A few months ago we gave Abigail $1 and later on, we went out to the fair. Halfway through the afternoon a little voice piped up 'I would like to use my money to buy this'. While we'd forgotten that we'd even put it in her pocket, she had been carefully weighing up the options of where she would spend her dollar and carefully handed it to the ladies behind the stall.
It was such big thing for her that day and yet she'd been so conscientious about it. We realised Abigail was growing up fast and was probably ready to start receiving pocket money. Then came the big discussion between me and Mark as to what we would expect from her in order to earn it. She may only be 3 years old (almost 4) but we certainly weren't going to give it to her just to spend, without her beginning to understand the concept of earning it and learning the value of money. Call me old-fashioned!
I did a bit of research on the internet to see what tasks other people thought were reasonable for little people of a similar age to do, while we were working out something for Abigail. It surprised me how many 'chore' charts included life skills like getting dressed, brushing teeth and read for 15 mins amongst other things. I see the importance of these tasks and yes, use them on a checklist of things that need to be completed each day but I didn't agree that they should be classified as chores. They should be part of every child's development not something they are rewarded for doing.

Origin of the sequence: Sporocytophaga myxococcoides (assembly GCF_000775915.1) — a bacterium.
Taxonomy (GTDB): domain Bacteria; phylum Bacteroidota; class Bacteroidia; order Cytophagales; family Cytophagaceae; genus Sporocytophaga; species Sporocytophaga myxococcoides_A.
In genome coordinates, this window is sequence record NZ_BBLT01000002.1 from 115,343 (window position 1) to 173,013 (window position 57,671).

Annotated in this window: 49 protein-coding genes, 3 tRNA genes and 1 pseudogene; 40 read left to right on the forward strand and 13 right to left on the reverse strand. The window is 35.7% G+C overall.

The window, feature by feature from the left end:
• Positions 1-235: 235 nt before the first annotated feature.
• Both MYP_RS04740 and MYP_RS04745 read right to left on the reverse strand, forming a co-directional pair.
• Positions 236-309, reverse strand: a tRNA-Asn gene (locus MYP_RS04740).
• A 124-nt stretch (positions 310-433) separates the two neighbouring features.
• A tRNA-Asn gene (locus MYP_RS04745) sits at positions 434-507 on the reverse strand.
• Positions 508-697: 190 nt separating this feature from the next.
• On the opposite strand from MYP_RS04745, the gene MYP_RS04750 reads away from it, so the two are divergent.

With that in my mind I laminated a plain piece of paper and using a dry-erase pen started to devise the first Beckwith family chore chart! As she's still little, we've started quite basic with daily tasks of making her bed, tidying her toys and laying the table for dinner. Then there is the possibility of helping with the washing, shopping, emptying the bins, cleaning the kitchen floor (a favourite pastime of hers ... see Home Help), and filling up the spare loo roll holder, all whenever these jobs need doing during the week.
While we don't expect Abigail to do everything on her chart, she's beginning to understand the value of choosing to do or not to do the jobs listed. We have the chart on the fridge and each time she does something, she gets a mini-magnet in the appropriate box or bubble. If the chart is looking a bit sparse on a Saturday morning (payday) she doesn't get all her money and she's slowly getting the hang of it all, as are we!
Now from time to time, while we're out shopping Abigail will see something she wants and asks us if she can buy it with her pocket money ... and actually thinks to ask us if she has enough money to buy it yet. She has really impressed us with her approach towards her money. From week one of earning it, she saw a hoop in Walmart that she wanted. We went to see how much it cost and then then worked out how many weeks it would take her to earn enough. She was very keen to save the first few weeks money to get it and was really focused towards that goal rather than just spend spend spend the minute Saturday morning came around. In the couple of months that have followed, there has been no change in that mindset ... for which I am both proud and grateful to see!
The chart itself is still a work in progress as we tweak it a little bit here and there, which is why I'm using the dry erase version to start with! Maybe in a few months time I might share the finished thing. I'm aware that this is just our interpretation of what is and isn't good to include as chores, so it may not suit everyone but so far it's worked well in our house!